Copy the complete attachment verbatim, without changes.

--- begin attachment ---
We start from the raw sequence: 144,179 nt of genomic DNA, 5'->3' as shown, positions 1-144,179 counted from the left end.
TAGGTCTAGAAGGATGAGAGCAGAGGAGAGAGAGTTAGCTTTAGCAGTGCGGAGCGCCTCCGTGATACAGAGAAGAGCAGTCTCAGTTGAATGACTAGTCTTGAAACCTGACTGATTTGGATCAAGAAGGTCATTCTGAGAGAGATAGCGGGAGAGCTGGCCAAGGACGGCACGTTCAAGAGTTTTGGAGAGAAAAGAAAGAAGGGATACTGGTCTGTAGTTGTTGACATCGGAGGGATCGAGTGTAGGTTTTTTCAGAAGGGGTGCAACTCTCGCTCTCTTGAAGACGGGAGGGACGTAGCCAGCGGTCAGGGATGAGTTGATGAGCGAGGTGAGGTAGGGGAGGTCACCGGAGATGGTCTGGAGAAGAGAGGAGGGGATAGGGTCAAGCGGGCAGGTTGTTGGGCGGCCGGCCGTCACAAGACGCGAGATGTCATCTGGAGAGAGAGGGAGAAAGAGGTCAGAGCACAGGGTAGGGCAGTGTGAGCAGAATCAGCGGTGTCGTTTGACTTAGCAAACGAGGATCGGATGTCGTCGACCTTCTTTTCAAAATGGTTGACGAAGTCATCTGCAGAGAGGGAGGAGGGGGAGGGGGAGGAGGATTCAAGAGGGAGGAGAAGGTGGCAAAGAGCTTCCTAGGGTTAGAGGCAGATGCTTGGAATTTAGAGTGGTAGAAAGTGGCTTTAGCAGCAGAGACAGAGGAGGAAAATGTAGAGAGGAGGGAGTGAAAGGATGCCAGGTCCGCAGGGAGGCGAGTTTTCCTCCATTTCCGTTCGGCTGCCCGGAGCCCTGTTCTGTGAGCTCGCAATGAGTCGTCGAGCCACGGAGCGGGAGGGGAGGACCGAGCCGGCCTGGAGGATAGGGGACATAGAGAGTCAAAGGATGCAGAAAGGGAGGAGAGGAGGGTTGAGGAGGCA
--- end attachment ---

We start from the raw sequence: 144,179 nt of genomic DNA, 5'->3' as shown, positions 1-144,179 counted from the left end.
TAGGTCTAGAAGGATGAGAGCAGAGGAGAGAGAGTTAGCTTTAGCAGTGCGGAGCGCCTCCGTGATACAGAGAAGAGCAGTCTCAGTTGAATGACTAGTCTTGAAACCTGACTGATTTGGATCAAGAAGGTCATTCTGAGAGAGATAGCGGGAGAGCTGGCCAAGGACGGCACGTTCAAGAGTTTTGGAGAGAAAAGAAAGAAGGGATACTGGTCTGTAGTTGTTGACATCGGAGGGATCGAGTGTAGGTTTTTTCAGAAGGGGTGCAACTCTCGCTCTCTTGAAGACGGGAGGGACGTAGCCAGCGGTCAGGGATGAGTTGATGAGCGAGGTGAGGTAGGGGAGGTCACCGGAGATGGTCTGGAGAAGAGAGGAGGGGATAGGGTCAAGCGGGCAGGTTGTTGGGCGGCCGGCCGTCACAAGACGCGAGATGTCATCTGGAGAGAGAGGGAGAAAGAGGTCAGAGCACAGGGTAGGGCAGTGTGAGCAGAATCAGCGGTGTCGTTTGACTTAGCAAACGAGGATCGGATGTCGTCGACCTTCTTTTCAAAATGGTTGACGAAGTCATCTGCAGAGAGGGAGGAGGGGGAGGGGGAGGAGGATTCAAGAGGGAGGAGAAGGTGGCAAAGAGCTTCCTAGGGTTAGAGGCAGATGCTTGGAATTTAGAGTGGTAGAAAGTGGCTTTAGCAGCAGAGACAGAGGAGGAAAATGTAGAGAGGAGGGAGTGAAAGGATGCCAGGTCCGCAGGGAGGCGAGTTTTCCTCCATTTCCGTTCGGCTGCCCGGAGCCCTGTTCTGTGAGCTCGCAATGAGTCGTCGAGCCACGGAGCGGGAGGGGAGGACCGAGCCGGCCTGGAGGATAGGGGACATAGAGAGTCAAAGGATGCAGAAAGGGAGGAGAGGAGGGTTGAGGAGGCA